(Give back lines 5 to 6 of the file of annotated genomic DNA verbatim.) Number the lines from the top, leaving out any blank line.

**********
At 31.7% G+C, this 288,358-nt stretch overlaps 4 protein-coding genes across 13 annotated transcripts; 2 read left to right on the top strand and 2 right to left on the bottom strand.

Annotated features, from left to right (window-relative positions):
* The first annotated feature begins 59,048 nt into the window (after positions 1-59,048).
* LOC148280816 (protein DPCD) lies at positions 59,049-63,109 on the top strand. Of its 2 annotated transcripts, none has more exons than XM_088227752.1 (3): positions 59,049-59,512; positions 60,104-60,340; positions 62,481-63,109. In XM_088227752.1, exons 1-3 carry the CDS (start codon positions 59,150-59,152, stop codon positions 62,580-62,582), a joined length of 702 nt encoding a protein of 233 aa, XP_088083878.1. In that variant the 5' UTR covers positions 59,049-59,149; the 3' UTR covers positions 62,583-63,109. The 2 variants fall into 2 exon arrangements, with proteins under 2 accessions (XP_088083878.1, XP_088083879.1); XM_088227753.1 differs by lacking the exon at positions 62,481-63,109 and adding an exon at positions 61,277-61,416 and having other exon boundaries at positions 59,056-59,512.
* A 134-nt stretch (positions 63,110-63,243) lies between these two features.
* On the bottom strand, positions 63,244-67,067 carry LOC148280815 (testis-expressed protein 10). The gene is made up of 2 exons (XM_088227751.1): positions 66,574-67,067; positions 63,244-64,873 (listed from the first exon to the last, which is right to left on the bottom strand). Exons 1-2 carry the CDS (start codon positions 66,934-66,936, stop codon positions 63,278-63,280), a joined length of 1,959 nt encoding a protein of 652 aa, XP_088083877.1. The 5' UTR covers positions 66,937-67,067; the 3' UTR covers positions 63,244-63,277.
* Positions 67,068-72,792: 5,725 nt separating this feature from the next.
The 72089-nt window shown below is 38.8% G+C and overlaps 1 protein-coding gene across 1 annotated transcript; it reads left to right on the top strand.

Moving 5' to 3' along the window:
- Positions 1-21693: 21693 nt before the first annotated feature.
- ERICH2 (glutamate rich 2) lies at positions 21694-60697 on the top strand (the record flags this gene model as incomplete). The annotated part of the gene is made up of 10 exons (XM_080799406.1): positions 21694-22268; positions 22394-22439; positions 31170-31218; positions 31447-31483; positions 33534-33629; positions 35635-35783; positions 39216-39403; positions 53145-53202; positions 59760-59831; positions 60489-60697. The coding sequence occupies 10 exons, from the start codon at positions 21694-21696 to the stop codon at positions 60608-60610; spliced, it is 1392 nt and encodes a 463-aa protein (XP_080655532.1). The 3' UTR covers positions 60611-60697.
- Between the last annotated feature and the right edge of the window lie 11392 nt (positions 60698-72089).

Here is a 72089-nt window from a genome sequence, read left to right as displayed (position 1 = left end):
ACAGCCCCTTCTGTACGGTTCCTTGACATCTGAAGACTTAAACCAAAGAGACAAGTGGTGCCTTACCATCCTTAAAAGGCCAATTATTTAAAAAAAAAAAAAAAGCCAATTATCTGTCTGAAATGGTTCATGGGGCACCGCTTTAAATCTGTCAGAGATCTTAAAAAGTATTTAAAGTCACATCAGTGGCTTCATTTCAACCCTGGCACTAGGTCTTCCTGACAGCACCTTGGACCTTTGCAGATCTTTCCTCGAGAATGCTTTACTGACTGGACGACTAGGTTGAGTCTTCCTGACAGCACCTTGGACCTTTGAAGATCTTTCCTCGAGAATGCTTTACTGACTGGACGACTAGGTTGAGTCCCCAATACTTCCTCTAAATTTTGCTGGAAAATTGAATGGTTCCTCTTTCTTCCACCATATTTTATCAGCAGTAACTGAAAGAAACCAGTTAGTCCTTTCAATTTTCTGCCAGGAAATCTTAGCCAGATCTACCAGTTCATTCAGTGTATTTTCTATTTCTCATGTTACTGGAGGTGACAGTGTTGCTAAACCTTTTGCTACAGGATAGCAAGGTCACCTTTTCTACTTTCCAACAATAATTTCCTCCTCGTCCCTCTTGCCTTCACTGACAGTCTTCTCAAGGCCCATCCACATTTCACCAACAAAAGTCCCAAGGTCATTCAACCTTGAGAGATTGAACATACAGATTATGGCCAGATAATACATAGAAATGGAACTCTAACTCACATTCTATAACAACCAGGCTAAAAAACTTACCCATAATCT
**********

* A 134-nt stretch (positions 63,110-63,243) lies between these two features.
* On the bottom strand, positions 63,244-67,067 carry LOC148280815 (testis-expressed protein 10). The gene is made up of 2 exons (XM_088227751.1): positions 66,574-67,067; positions 63,244-64,873 (listed from the first exon to the last, which is right to left on the bottom strand). Exons 1-2 carry the CDS (start codon positions 66,934-66,936, stop codon positions 63,278-63,280), a joined length of 1,959 nt encoding a protein of 652 aa, XP_088083877.1. The 5' UTR covers positions 66,937-67,067; the 3' UTR covers positions 63,244-63,277.